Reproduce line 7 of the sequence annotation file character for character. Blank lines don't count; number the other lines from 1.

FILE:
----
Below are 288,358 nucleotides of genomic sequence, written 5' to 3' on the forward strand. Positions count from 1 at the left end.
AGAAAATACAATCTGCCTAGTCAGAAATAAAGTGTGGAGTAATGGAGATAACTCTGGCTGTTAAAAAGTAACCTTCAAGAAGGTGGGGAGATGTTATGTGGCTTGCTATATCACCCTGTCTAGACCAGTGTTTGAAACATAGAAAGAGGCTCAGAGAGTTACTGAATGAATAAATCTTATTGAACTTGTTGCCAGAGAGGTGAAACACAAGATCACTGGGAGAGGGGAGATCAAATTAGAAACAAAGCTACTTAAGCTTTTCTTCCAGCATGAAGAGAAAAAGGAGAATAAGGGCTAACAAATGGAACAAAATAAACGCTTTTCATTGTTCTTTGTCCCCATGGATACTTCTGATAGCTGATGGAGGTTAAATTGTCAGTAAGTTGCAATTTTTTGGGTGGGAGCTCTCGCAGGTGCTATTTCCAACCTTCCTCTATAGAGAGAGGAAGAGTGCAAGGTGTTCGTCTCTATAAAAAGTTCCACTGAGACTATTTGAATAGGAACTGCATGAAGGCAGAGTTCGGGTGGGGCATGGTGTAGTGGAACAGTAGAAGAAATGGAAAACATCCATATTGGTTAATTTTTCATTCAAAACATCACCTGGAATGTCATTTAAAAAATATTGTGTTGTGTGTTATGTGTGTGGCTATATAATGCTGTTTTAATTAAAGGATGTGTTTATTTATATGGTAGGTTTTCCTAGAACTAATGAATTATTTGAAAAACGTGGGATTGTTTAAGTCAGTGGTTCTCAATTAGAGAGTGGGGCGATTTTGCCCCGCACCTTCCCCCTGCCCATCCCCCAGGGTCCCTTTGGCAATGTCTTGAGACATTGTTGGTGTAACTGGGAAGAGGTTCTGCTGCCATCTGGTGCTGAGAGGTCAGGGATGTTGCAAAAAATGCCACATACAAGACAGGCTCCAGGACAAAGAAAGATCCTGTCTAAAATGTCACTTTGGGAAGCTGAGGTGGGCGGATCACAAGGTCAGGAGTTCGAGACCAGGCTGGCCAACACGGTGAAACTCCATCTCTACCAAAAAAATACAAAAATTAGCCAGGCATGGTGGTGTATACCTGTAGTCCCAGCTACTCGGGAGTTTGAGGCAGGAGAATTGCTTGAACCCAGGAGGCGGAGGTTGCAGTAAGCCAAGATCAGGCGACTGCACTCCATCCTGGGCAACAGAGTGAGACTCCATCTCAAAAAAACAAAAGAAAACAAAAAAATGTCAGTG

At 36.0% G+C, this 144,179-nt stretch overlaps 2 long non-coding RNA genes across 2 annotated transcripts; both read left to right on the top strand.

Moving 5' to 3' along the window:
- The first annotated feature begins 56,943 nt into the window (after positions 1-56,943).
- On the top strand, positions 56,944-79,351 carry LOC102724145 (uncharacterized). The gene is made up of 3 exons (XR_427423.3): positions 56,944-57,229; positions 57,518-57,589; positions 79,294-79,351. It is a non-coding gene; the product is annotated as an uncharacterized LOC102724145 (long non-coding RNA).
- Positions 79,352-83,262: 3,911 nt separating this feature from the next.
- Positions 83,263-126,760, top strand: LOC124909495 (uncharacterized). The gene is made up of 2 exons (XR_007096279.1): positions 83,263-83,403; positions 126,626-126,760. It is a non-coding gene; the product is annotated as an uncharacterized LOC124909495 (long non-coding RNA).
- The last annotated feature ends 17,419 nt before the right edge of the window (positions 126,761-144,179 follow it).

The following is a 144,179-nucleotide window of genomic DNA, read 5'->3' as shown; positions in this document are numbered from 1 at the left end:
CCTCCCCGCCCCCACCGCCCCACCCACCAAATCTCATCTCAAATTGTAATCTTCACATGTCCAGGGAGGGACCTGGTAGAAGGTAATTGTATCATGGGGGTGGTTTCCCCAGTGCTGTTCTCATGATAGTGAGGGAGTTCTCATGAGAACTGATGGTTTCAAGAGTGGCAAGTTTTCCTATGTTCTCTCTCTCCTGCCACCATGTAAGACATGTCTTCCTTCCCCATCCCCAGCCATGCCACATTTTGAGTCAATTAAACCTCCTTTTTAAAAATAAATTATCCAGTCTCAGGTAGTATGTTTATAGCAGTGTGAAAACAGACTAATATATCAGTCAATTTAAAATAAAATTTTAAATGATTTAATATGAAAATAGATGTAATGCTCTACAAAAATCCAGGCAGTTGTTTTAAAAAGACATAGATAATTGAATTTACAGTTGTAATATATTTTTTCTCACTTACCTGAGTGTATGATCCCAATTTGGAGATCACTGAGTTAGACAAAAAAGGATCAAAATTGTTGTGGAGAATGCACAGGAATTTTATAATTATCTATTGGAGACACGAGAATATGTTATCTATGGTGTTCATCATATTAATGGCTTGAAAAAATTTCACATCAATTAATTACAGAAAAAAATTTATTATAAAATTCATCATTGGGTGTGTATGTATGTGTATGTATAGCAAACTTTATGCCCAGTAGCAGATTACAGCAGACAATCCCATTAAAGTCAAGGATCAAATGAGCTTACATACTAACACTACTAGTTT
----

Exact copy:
- Positions 79,352-83,262: 3,911 nt separating this feature from the next.